Review of the Last Waltz Season, Arcola Theatre, Hackney, London
As the play Musik opens, the respectable veneer of the bourgeois setting is immediately undermined. There may be a piano in the corner, a bust of Mozart and fur-trimmed coats on display but the worms are already wriggling right out of the can.
Klara, an 18 year old music student from Switzerland is about to flee Germany to avoid imprisonment. Following an affair with Josef Reissner - the married music tutor in whose home she has been lodging - she had become pregnant, sought an abortion and is now implicated in the trial of the abortionist.
Written and set in 1906, Musik is by the German playwright Frank Wedekind, better known for Spring Awakenings, which scandalised audiences with its open discussion of adolescent sexuality. His work is critical of bourgeois values, particularly sexual repression, and exposes hypocrisy. Wedekind was also an innovator in dramatic form, rejecting the naturalistic trends of the period for the more overtly theatrical, peppering his work with exaggeration, satire and poetry.
Musik takes place entirely indoors - whether in the Reissners' home or Klara's prison cell - but society outside, headed by a military aristocracy, constantly impinges on the characters' lives. The Reissners are threatened with scandal and financial ruin, Klara with disgrace and imprisonment. It is, however, Klara who is judged and punished for her transgressions while Josef is protected by a moral code based on double standards. 'Dapper charismatic little Josef' has, at the beginning of the play, won Klara's heart but as his real attitudes are uncovered we share her disillusionment. Josef's concern for Klara is merely self-serving, he refers to his wife as a 'stupid little bitch', and at one point flies into a rage when Klara rejects his sexual advances.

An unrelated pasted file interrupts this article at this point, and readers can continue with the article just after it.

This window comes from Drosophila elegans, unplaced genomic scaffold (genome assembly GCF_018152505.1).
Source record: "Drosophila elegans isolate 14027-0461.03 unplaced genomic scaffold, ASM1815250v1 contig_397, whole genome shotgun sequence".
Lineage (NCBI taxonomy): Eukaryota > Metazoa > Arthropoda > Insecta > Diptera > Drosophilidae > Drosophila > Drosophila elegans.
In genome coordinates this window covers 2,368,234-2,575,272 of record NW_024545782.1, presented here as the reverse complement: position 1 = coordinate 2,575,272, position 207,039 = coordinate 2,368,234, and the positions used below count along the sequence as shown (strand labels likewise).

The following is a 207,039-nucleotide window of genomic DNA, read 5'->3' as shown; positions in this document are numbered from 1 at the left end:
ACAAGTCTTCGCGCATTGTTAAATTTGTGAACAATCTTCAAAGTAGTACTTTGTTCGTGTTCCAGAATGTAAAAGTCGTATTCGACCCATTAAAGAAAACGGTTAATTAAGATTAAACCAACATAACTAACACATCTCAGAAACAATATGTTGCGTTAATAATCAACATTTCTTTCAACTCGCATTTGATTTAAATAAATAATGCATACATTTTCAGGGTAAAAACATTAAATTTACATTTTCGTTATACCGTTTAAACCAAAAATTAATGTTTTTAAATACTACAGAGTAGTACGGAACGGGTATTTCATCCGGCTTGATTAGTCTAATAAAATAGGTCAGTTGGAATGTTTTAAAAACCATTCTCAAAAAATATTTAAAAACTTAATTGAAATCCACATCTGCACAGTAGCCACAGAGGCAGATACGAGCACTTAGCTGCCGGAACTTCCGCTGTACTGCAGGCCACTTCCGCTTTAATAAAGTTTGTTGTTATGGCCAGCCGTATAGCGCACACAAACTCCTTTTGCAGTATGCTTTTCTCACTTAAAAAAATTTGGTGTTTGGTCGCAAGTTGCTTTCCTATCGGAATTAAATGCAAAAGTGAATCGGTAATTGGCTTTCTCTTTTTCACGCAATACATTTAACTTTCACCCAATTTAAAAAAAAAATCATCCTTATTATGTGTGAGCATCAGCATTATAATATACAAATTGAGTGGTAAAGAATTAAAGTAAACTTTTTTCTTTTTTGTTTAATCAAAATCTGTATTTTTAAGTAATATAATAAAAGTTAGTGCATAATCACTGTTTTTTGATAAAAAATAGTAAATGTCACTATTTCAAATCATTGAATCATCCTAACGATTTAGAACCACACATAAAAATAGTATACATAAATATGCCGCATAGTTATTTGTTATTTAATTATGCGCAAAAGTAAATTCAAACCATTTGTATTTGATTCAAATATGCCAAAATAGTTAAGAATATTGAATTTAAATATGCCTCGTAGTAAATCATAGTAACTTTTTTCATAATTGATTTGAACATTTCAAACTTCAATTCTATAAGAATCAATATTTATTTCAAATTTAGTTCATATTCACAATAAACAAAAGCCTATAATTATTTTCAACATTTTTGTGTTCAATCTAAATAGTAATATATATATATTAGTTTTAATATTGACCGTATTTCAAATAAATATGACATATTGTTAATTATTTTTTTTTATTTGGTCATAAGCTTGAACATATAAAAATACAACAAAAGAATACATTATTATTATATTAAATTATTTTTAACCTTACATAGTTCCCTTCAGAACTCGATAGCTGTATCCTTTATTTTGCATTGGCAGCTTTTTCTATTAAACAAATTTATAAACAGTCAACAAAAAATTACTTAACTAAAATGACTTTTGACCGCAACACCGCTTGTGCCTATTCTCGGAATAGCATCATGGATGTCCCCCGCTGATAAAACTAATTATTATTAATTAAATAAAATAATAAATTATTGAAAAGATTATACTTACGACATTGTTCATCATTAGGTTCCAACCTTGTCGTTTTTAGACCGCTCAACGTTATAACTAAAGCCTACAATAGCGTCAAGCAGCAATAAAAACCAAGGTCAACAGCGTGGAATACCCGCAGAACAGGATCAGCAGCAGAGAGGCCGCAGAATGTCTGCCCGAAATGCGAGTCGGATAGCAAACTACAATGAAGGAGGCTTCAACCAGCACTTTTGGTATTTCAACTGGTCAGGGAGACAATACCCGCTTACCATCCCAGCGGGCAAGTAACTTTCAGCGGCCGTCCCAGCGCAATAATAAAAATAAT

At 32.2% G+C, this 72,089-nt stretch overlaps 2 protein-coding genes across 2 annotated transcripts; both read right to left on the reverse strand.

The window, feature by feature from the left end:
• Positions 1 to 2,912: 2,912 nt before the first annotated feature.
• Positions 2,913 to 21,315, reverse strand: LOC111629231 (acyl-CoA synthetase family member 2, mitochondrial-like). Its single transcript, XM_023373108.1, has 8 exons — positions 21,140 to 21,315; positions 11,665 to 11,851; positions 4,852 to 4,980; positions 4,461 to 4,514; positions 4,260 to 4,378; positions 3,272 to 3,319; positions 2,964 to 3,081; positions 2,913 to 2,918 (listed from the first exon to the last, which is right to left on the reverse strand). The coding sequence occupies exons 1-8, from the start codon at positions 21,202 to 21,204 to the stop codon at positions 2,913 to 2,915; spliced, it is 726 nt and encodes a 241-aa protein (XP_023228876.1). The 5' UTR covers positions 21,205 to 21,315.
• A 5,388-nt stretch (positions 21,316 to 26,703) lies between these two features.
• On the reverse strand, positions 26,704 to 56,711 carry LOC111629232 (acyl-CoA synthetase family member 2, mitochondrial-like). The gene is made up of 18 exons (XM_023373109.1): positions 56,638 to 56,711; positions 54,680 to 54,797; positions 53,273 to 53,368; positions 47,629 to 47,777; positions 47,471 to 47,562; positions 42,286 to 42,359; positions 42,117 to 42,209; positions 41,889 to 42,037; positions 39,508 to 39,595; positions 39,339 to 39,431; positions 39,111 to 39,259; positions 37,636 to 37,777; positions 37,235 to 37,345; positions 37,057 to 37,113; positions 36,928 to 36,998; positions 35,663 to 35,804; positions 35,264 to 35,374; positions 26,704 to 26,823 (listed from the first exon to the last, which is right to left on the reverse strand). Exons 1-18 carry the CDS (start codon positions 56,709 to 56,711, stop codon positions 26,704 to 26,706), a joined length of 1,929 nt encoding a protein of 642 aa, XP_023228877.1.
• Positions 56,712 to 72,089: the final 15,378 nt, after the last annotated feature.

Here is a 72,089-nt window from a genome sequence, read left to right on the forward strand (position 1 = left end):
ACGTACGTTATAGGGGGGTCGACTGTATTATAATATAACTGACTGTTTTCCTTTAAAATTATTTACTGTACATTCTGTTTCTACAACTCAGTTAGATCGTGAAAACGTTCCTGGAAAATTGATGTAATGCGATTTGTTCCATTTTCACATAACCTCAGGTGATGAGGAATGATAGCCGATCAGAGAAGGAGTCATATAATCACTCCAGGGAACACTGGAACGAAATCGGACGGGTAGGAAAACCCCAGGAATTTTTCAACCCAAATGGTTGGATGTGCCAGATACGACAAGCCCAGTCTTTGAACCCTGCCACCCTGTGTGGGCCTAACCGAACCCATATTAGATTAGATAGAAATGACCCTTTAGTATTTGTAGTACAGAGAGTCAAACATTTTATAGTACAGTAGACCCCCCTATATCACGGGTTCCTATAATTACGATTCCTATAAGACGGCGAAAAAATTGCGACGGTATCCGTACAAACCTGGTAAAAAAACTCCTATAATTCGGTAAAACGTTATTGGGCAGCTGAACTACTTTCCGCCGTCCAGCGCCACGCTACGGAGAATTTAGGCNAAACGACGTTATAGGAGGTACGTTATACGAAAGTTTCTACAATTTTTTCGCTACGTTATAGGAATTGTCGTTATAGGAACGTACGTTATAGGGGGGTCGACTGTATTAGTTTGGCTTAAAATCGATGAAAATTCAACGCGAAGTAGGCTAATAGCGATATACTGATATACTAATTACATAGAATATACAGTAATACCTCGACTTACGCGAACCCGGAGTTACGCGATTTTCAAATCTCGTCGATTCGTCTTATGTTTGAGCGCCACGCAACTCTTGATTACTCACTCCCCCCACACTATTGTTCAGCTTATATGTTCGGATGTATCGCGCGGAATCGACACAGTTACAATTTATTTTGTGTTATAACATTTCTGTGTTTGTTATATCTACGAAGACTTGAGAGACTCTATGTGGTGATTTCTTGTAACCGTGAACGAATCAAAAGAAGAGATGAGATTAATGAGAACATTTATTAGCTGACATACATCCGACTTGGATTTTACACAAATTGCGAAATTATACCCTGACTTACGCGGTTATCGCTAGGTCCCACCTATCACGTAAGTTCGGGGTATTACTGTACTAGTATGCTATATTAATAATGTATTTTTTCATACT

Although repressive, this was a period of social change in which the established order was threatened - for example by the growing Social Democrat movement in Germany and by the reverberations of Russia's 1905 revolution. In Musik this atmosphere is explored through the character Franz, a liberal journalist who has railed against the anti-abortion law and even promoted a woman's 'right to choose'. Yet he is outraged by the suffering of Josef's wife, and writes a reactionary article about Klara, branding her an immoral 'foreign element'. Liberal views, at least in this case, do not seem to stretch beyond the abstract.
This production is imaginatively staged with a strong cast. Musik is part of the Last Waltz Season, which brings together three plays from Germany and Austria written at the turn of the 20th century. Rose Bernd by Gerhart Hauptmann also portrays a woman whose unwanted pregnancy leads her to crime. Arthur Schnitzler's Professor Bernhardi starts with the case of a botched abortion but the main theme is the anti-Semitic witchhunt of a Jewish doctor in Vienna.
The plays give an insight into a key period in German and Austrian history and in addressing racism and abortion rights - the latter just recently threatened by pronouncements by Cardinal Murphy-O'Connor - are not without contemporary relevance.